As of February 2020, 194 states and the European Union have signed the Agreement.

The only country yet, who had pledged but then pulled out of the deal is the United States.

And there is only one way we can preserve our earth.

We need to change. And we mean Everybody.

As individuals, our greatest weapon in this battle is the ability to control our own carbon footprint. And remember as individuals, we number in the billions.

Our carbon footprint refers to the greenhouse gases released into the atmosphere because, of what we do or buy.

Now, let’s see how a carbon footprint is calculated.

 Let’s look by sending a text message from a cell phone. Direct climate change impacts when we use a product. In this case, my cell phone to write a text message. And the recipients’ phone to read it. This requires the use of electricity. If this electricity was generated by burning coal or some other fossil fuel, this text message has a carbon footprint.

Indirect climate change impacts

These occur due to the production and distribution of cell phones. For example, Fossil fuels may have been used to supply power to the Phone factory and then to transport the phone to the retailer. And then, if someone drove there to buy a phone? Well, you can imagine. Calculating the carbon footprint of an activity can be challenging, but just being able to make informed decisions when choosing one activity over another is what really matters.

Here are some tips on a few activities.

Food: Food production and Consumption are large contributors to Greenhouse gas emissions. When shopping considers these three factors:

  • How was it produced?
  • From where did it come?
  • How did it get here?                                                                                                                                      

The term “Food Miles” is often used to describe the potential greenhouse gas impact on agricultural products. Generally speaking, locally produced food is associated with fewer food miles. Foods that arrive by air have a much larger carbon footprint than those that arrive by ship. Likewise, that has been grown in heated greenhouses also have a high carbon footprint.

Meat and dairy products also have a high carbon footprint, due to the methane caused by cattle. And then, there’s deforestation, to provide grazing grounds.

Surprisingly, the easiest way to reduce greenhouse gas associated with our food supply isn’t watching what we consume, instead, its reducing what we don’t consume. According to the food waste in Canada study, an estimated 40% of food is wasted.  And because Methane is made when food decays in the landfills. So discarding food makes the emissions in the consumption and production cycle even worse.


  • Plant a garden.
  • Buy local.
  • Eat your leftovers.
  • Vacations and Transportation: Tourism accounts for an estimated 5% of global greenhouse gas emissions and air travel is the most significant contributor to that percentage. Taking off and landing uses the most fuel. So, booking, multiple hops, emits more greenhouse gases.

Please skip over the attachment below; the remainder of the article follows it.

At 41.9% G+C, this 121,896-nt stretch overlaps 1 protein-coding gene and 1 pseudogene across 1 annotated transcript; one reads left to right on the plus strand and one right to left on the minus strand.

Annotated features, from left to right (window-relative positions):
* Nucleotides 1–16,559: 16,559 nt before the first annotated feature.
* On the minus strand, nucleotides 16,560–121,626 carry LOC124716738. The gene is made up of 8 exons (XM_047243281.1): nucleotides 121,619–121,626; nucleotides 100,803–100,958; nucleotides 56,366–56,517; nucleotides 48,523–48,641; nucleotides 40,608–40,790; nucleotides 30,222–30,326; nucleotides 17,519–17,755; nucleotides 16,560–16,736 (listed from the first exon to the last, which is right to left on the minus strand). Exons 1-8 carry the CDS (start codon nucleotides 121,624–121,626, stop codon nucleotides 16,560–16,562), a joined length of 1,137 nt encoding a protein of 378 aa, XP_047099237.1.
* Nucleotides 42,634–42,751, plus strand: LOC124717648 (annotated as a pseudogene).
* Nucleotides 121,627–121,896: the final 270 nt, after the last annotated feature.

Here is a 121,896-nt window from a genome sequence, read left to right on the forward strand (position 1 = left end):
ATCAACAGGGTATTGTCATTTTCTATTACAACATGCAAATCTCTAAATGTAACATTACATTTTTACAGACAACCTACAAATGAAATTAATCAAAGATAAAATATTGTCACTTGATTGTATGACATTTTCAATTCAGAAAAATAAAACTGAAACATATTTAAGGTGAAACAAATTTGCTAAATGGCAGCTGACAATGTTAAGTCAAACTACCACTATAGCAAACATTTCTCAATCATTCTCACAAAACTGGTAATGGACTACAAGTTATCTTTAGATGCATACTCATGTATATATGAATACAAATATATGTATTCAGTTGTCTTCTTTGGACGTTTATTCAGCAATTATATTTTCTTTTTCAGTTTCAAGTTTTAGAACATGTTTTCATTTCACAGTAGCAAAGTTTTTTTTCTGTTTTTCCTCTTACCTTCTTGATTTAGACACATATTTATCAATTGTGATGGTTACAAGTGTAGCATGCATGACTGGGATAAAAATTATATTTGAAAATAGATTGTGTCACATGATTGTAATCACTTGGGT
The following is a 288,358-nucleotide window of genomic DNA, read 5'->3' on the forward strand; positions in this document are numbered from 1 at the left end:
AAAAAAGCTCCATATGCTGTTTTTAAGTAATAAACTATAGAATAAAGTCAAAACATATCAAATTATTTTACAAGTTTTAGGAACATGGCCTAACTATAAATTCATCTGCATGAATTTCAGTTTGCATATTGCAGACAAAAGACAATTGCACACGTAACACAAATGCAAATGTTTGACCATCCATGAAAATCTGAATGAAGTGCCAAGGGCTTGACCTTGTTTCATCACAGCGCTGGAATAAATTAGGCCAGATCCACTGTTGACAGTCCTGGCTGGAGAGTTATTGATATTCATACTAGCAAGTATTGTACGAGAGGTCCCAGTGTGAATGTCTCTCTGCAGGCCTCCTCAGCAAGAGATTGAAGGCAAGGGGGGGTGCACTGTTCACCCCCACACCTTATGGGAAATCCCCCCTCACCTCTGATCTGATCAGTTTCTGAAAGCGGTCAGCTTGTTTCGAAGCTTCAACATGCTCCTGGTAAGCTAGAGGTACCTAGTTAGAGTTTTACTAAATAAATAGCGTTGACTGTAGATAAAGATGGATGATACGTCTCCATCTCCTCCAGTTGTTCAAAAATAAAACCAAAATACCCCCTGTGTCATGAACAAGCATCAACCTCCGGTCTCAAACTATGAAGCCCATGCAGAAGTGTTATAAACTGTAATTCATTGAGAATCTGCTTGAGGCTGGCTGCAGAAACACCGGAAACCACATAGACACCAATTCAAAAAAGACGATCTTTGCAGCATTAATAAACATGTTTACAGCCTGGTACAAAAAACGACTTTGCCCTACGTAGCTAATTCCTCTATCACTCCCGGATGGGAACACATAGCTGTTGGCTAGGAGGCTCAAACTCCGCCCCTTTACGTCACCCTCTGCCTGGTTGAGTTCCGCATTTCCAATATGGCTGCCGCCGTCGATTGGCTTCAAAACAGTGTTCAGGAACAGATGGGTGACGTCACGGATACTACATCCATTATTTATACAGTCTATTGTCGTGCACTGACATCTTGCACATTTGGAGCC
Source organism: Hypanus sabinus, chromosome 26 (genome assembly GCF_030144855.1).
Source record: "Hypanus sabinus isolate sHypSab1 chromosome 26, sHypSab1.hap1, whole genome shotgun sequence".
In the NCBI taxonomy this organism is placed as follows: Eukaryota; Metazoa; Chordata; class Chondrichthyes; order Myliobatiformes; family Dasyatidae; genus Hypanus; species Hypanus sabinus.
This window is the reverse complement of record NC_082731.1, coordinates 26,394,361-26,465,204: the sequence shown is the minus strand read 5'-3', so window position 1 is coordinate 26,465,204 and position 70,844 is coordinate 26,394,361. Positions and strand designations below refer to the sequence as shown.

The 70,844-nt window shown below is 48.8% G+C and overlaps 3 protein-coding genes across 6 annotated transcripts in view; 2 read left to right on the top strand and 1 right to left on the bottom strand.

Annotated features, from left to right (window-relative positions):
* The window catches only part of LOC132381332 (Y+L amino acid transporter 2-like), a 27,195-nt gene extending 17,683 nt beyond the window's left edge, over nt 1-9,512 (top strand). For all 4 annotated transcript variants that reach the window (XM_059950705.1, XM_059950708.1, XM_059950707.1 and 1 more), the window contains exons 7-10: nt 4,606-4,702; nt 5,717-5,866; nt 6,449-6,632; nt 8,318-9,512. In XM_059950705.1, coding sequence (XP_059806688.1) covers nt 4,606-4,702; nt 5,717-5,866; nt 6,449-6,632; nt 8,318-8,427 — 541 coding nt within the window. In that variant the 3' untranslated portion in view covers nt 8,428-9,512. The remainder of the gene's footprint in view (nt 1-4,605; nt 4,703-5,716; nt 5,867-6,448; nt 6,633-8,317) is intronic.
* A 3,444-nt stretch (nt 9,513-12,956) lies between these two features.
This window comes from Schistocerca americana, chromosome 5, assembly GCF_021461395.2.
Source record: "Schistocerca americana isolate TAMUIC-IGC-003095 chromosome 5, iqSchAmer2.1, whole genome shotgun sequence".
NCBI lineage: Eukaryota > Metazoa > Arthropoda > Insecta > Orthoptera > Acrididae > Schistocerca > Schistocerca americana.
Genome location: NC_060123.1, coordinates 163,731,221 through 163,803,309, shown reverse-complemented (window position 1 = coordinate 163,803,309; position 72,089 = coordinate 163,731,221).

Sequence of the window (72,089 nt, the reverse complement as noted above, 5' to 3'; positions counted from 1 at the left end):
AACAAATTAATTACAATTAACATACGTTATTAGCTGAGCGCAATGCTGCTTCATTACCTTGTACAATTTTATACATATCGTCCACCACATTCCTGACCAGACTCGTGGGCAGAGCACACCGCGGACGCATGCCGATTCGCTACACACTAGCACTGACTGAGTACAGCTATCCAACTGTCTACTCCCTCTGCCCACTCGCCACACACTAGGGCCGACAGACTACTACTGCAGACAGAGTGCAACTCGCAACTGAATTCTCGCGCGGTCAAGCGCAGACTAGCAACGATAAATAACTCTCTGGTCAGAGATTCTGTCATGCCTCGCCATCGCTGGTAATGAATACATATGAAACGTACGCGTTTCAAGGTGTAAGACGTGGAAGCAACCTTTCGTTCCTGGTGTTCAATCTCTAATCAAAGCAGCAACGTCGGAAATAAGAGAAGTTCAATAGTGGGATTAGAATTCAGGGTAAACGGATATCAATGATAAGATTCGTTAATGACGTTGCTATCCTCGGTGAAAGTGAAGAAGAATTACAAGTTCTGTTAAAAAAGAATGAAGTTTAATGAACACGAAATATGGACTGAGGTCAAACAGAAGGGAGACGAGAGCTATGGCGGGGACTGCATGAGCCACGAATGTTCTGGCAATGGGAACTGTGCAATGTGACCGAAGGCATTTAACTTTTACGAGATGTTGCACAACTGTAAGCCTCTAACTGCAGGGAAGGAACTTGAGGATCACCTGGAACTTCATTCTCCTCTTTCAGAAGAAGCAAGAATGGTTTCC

Based on average ridership, a train is the greenest mode of transport. Followed by an automobile carrying multiple people. However, if we include emissions associated with building infrastructures, like rail lines and roads, the actual carbon footprint of a vacation can increase significantly.

Transporting a family across the country or across the world, burns a lot of fossil fuel and is expensive. Luckily, for us Indians, we live in one of the world’s top tourist locations. Why not take the time to visit the Taj mahal?

Or take the time to re-explore your city?

Nothing beats Staycations.

  • Transportation: the carbon footprint of driving is influenced by many factors.
  • By the number of people on a car: Carpooling is an opportunity to save money and save the planet. It even saves time when HOV lanes are available.

Surprisingly, the amount of fuel consumed in city driving is used during acceleration. To reduce this, use the most efficient route possible. Combine trips, and travel at off-peak times.

Reducing idling time is also important. Idling for 10 minutes a day can produce a quarter ton of carbon dioxide emissions each year. Maintaining your vehicle and checking its tire pressure at least once a month, can reduce fuel consumption by as much as 10%. 

  • When buying a car, consider its highway and city gas rating.
  • Smaller
  • Eco
  • Hybrid versions
  • And even electric cars are now available now at every manufacturer. Starting on the right set of wheels can save you hundreds or thousands of dollars a year. And instead of passing on that old jalopy to someone else, scrap it-BC provides incentives to move older, higher, polluting cars off the road.

And finally, travelling by transit or bicycle or even walking, benefits more than just the earth atmosphere. It allows us to enjoy the added bonuses of physical activity and social interaction and improves our health, while also saving money.


These are only some of the ways needed to save our planet. And we can’t wait for the next Greta Thunberg to come and tell us. We can’t wait for someone else to act. Even small, irrelevant, actions may make a big change. Remember, every ocean starts from a tiny drop of water.

I would like to end with a quote by Mahatma Gandhi.

‘’ Be the change you want to see in the world’’

We need to act now. We only have one shot at making this right. So, let’s make it work.  


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Johaan Jacob Binu

Grade 5, The Choice School, Manthanam, Kerala